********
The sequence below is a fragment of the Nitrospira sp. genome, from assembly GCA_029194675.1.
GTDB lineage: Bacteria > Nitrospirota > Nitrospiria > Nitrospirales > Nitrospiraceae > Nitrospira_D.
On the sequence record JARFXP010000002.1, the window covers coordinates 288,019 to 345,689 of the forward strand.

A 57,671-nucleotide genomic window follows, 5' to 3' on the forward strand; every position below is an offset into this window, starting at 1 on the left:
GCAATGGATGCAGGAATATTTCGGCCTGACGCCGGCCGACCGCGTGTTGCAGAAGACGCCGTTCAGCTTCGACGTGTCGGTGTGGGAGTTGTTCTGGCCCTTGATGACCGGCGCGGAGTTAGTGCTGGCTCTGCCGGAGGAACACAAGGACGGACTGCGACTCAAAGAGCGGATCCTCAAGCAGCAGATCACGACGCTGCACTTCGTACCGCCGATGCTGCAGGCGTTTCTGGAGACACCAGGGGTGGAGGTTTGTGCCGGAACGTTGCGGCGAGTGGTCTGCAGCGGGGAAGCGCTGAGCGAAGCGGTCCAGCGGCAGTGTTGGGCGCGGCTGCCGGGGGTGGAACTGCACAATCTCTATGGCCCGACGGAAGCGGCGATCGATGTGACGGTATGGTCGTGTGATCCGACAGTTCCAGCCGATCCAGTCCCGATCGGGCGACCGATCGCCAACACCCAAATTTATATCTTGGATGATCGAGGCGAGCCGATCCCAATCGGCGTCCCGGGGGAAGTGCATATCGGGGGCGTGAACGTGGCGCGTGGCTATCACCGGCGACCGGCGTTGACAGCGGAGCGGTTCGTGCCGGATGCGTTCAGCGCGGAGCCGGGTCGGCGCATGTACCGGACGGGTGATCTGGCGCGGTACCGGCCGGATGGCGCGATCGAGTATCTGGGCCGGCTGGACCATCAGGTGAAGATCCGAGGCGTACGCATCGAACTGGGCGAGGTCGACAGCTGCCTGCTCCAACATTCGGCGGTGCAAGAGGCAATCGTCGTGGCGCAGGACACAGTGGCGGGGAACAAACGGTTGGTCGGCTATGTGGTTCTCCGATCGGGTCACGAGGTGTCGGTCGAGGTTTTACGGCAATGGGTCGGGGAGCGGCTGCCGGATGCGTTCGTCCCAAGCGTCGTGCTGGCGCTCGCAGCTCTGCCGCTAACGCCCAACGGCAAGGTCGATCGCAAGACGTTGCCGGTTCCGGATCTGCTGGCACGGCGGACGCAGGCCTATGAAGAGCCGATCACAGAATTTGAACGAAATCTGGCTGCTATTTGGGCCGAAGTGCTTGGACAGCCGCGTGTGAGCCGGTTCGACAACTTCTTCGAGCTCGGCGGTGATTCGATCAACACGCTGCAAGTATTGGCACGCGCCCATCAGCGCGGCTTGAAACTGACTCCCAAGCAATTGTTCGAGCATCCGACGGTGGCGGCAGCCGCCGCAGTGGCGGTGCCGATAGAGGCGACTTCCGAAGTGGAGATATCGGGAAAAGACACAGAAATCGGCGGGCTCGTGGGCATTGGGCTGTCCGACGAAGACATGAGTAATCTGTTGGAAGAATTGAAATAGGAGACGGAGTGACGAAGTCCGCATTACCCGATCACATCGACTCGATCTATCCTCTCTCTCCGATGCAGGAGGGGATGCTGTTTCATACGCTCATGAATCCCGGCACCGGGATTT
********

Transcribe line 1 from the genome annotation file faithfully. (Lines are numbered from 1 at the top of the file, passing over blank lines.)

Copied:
The sequence below is a fragment of the Nitrospira sp. genome, from assembly GCA_029194675.1.